This person encountered larval Lone Star ticks. These larvae are very active this time of year in the southeastern/mid-Atlantic regions of the US, and the range of the Lone Star tick is expanding north and westward. Egg batches can contain 1,500 or more tiny ticks that tend to swarm, leading to numerous bites on unlucky hosts, sometimes hundreds. This TickSpotter reported picking ticks off for 5-6 hours! The good news is that Lone Star ticks hatch from eggs free of disease, however along with other stages of this tick they have recently been found to sometimes induce an allergy to red meat, which can range from hives to a full-blown anaphylactic reaction. Because of the number of bites this patient received, he may have been displaying a widespread allergic reaction to proteins in the ticks’ saliva.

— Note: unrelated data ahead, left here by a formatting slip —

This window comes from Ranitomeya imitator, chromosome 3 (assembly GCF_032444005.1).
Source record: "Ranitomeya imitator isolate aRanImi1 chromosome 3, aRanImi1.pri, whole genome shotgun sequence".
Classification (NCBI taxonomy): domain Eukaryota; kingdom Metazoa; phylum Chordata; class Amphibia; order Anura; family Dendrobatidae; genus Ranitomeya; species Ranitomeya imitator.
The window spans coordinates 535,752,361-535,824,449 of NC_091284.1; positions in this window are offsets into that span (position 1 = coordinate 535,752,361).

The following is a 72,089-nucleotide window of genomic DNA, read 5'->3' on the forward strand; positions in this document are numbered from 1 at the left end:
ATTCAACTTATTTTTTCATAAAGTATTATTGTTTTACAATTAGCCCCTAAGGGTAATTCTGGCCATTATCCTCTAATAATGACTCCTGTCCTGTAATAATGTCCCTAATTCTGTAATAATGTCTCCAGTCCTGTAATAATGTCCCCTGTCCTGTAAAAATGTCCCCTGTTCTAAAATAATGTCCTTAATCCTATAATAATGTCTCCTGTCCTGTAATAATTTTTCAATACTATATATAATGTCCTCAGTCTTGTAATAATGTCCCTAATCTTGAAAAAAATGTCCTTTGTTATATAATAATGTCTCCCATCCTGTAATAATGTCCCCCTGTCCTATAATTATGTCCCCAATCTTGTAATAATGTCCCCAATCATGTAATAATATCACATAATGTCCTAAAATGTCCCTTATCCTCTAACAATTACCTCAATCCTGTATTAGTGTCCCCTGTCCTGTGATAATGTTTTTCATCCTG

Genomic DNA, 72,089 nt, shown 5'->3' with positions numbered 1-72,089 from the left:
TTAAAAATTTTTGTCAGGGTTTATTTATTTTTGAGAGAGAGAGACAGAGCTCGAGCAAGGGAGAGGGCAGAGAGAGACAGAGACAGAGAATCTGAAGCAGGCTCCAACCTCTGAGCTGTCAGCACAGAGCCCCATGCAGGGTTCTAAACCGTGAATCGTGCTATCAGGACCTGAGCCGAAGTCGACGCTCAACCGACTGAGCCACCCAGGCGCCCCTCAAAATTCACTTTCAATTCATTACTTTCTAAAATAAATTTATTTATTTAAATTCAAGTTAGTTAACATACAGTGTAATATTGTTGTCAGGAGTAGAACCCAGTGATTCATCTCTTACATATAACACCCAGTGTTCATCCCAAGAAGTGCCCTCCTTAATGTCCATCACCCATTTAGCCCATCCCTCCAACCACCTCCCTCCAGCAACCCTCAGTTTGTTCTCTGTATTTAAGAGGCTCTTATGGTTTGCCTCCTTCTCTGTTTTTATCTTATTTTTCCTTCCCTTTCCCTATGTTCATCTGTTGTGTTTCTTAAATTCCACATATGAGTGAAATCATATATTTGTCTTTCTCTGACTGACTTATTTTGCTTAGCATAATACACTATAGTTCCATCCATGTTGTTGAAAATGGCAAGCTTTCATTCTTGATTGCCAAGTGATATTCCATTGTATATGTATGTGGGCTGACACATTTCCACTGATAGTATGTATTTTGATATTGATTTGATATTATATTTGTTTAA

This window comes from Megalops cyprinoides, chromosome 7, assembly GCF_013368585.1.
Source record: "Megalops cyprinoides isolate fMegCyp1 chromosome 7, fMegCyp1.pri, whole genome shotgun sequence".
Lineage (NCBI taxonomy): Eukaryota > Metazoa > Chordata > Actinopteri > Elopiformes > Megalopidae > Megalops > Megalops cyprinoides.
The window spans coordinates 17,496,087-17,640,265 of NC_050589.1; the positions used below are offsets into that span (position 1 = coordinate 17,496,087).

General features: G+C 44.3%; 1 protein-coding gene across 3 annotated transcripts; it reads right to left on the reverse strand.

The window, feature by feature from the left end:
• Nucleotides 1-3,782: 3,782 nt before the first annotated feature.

You can avoid encounters with larval ticks by spraying your shoes and socks with permethrin, and remove loose and wandering ticks before they attach with sticky duct tape or a lint roller. A good pair of pointy tweezers are a must for any tick removal once it’s attached. If you do encounter any tick, be sure to snap a picture of it and send it to us at TickSpotters for identification and best next actions to take.